In it, but not of it. TPM DC

The Senate confirmed retired Marine General James “Mad Dog” Mattis to serve as President Donald Trump’s defense secretary Friday. His nomination was allowed to move forward after Congress passed a special waiver, signed into law by Trump Friday, to exempt Mattis from a ban on military officials taking the position within seven years of their service. The vote was 98 to 1.

Given that the waiver was passed last week overwhelmingly -- 81 to 17 in the Senate -- it’s no surprise the Mattis also sailed through his official confirmation vote.

Read More →

Senate leaders came to a deal late Friday afternoon over how to proceed on Rep. Mike Pompeo's (R-KS) confirmation vote to CIA director after a disagreement that threatened to drag out the debate well into the evening's Inauguration Day festivities. The Senate went forward with a procedural vote to begin the debate on his confirmation, but will hold the vote on the confirmation itself on Monday.

Leader Mitch McConnell (R-KY) and other GOP leaders had previously threatened to keep the Senate in session all night to get Pompeo confirmed Friday. Senate Democrats had sought to delay the vote over concerns that the nominee had not adequately answered the questions they had posed him during the confirmation process.

Read More →

It was the speech so familiar to President Donald Trump that he could have delivered it on the campaign trail.

As he took the podium Friday morning, Trump's inaugural address was short, but intense; a speech that darkly depicted his view of the country's shortcomings and sought in some ways to unify a country that is incredibly divided over him.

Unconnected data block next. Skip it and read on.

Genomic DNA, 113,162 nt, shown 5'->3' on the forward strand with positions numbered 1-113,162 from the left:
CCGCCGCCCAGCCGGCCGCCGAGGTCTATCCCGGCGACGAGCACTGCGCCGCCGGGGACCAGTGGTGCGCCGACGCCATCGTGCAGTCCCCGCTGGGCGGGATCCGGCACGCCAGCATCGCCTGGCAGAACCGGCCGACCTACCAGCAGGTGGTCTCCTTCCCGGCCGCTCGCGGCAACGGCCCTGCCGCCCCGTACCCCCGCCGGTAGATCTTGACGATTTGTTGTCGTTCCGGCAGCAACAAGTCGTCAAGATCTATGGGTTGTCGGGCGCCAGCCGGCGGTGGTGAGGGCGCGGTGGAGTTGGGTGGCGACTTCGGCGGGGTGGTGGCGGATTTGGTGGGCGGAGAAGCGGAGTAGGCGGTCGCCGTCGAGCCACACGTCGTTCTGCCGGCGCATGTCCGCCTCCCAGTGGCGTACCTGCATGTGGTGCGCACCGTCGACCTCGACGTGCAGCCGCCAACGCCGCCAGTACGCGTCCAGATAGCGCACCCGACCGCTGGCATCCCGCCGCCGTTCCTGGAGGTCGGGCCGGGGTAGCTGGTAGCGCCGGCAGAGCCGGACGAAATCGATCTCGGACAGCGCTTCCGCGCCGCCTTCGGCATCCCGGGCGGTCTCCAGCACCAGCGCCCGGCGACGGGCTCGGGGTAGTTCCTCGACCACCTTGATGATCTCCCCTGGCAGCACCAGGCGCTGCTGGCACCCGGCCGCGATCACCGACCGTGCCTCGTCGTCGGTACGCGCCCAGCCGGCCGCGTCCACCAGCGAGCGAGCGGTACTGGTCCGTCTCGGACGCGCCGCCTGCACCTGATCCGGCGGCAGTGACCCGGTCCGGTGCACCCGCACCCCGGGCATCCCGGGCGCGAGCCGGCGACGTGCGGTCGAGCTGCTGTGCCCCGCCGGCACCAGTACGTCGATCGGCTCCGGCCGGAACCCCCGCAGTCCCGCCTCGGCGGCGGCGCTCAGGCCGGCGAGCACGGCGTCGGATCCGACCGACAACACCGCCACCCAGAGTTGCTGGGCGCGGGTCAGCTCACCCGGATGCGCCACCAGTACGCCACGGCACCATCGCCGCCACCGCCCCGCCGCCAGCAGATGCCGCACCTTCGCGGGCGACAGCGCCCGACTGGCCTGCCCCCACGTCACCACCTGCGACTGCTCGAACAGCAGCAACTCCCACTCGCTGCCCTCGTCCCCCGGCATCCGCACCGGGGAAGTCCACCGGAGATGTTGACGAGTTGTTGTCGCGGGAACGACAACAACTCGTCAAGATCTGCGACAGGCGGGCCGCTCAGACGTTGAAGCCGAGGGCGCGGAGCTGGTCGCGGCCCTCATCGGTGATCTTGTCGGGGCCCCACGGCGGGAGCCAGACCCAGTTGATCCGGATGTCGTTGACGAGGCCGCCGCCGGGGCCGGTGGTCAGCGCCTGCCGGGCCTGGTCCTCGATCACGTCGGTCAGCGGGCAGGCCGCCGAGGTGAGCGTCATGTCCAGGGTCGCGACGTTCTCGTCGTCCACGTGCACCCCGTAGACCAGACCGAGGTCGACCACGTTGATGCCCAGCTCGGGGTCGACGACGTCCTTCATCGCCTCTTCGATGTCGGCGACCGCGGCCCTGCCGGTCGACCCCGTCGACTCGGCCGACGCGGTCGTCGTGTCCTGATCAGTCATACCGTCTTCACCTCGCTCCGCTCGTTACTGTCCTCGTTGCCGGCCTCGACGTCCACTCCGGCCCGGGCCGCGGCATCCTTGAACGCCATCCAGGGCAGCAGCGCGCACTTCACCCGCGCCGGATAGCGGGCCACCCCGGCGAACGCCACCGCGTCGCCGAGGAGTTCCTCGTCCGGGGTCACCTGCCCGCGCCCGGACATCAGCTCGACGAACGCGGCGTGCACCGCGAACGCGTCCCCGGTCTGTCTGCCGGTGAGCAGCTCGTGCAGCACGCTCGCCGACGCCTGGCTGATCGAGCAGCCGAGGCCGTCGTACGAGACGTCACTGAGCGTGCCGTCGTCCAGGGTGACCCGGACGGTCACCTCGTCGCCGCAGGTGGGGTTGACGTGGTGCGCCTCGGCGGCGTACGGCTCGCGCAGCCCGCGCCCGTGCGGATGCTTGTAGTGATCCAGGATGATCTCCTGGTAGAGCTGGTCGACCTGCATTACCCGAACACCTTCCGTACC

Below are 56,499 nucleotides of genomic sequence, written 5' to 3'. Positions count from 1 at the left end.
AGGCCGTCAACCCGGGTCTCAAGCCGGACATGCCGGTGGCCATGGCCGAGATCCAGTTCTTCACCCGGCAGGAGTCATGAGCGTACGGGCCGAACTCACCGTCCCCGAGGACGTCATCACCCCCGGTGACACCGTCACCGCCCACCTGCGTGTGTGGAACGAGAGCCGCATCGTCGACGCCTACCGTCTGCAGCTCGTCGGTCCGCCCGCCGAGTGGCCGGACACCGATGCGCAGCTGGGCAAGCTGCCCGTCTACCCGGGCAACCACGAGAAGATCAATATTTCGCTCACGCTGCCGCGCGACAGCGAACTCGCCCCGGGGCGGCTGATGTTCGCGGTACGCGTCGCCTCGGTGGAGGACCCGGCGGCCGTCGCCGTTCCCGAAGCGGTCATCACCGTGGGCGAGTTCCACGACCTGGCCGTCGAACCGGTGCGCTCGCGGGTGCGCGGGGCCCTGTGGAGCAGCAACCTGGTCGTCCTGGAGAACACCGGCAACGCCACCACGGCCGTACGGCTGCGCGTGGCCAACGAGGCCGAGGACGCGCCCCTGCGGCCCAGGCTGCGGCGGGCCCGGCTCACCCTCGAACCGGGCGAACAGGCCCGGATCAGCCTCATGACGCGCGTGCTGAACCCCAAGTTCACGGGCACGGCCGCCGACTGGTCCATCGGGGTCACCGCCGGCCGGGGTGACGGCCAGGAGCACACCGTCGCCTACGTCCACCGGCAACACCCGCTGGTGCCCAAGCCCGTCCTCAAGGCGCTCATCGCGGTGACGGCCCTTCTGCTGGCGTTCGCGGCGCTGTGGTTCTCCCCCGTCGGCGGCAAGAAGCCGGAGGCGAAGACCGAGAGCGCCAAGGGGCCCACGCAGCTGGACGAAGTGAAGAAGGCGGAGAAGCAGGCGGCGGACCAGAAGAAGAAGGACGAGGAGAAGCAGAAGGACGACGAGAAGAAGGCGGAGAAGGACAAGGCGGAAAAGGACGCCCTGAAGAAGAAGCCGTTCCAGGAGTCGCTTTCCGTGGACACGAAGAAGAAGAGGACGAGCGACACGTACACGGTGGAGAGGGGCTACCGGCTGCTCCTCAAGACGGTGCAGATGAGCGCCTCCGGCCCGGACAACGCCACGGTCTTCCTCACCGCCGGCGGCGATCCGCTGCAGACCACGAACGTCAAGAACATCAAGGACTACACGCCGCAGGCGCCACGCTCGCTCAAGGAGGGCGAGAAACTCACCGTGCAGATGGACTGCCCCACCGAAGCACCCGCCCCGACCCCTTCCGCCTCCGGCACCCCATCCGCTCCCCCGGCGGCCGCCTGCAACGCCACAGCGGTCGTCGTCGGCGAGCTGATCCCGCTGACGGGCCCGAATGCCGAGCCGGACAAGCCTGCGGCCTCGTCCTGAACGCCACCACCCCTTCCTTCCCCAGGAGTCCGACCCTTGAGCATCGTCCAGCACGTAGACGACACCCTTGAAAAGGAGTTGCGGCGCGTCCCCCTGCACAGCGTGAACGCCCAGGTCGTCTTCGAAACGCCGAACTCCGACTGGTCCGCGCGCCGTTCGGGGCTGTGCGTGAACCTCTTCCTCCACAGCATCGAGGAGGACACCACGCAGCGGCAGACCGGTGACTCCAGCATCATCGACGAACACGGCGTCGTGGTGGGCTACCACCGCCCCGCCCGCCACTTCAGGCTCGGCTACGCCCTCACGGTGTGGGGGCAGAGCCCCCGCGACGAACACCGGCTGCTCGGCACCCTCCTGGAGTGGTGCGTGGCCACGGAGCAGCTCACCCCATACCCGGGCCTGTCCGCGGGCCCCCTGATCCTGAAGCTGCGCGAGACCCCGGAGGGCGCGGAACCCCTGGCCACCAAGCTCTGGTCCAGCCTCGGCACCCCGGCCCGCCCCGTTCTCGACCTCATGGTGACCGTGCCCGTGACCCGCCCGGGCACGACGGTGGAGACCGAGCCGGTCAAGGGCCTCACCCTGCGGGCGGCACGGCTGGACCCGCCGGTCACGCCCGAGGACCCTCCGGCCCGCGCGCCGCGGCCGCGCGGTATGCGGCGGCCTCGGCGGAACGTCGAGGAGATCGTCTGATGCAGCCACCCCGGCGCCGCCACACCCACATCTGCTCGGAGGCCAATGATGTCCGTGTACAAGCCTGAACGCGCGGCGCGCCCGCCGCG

Standing among the members of the Washington establishment, Trump railed against D.C. and promised to restore the power to the people. With imagery of "carnage" and "blood," Trump showed no shift from the campaign rhetoric that got him to the White House.

Read More →

The new White House website for the Trump administration debuted soon after President Donald Trump was sworn into office. On its "top issues" page, the website highlights "America First Foreign Policy" and "America First Energy Plan." Health care -- and specifically the repeal and replace of Obamacare, which GOP lawmakers said would be a top priority -- was nowhere to be found.

Trump's "America First Energy Plan" promises to eliminate the "harmful and unnecessary policies such as the Climate Action Plan and the Waters of the U.S. rule," while "reviving America’s coal industry, which has been hurting for too long."

Read More →

WASHINGTON — This weekend is Fran Gianti's 27th visit to Washington, D.C. The self-described “Oath Keeper, retired insurance claims examiner, mom, grandma and full-time patriot" said she had come to the U.S. Capitol from her home in Long Island for over two dozen tea party protests, and knew she had to be here to watch Donald Trump take the oath of office.

Read More →

Senate Majority Whip John Cornyn (R-TX) wants Senate Democrats to approve of more of Trump's nominees on Inauguration Day or else.

In a tweet Friday morning, Cornyn threatened to keep members in the Capitol all weekend if that is what it took to get Trump's nominees approved.

Read More →

A group of Republican governors met with Republican members of the Senate Finance Committee on Thursday, and some expressed concerns about the number of people who could lose insurance once GOP lawmakers repeal the Affordable Care Act.

One of the top concerns is what will happen to individuals who became eligible for Medicaid with its expansion under Obamacare. The Senate's No. 2 Republican, however, promised that no one who got coverage under Medicaid expansion will lose it.

Read More →

LiveWire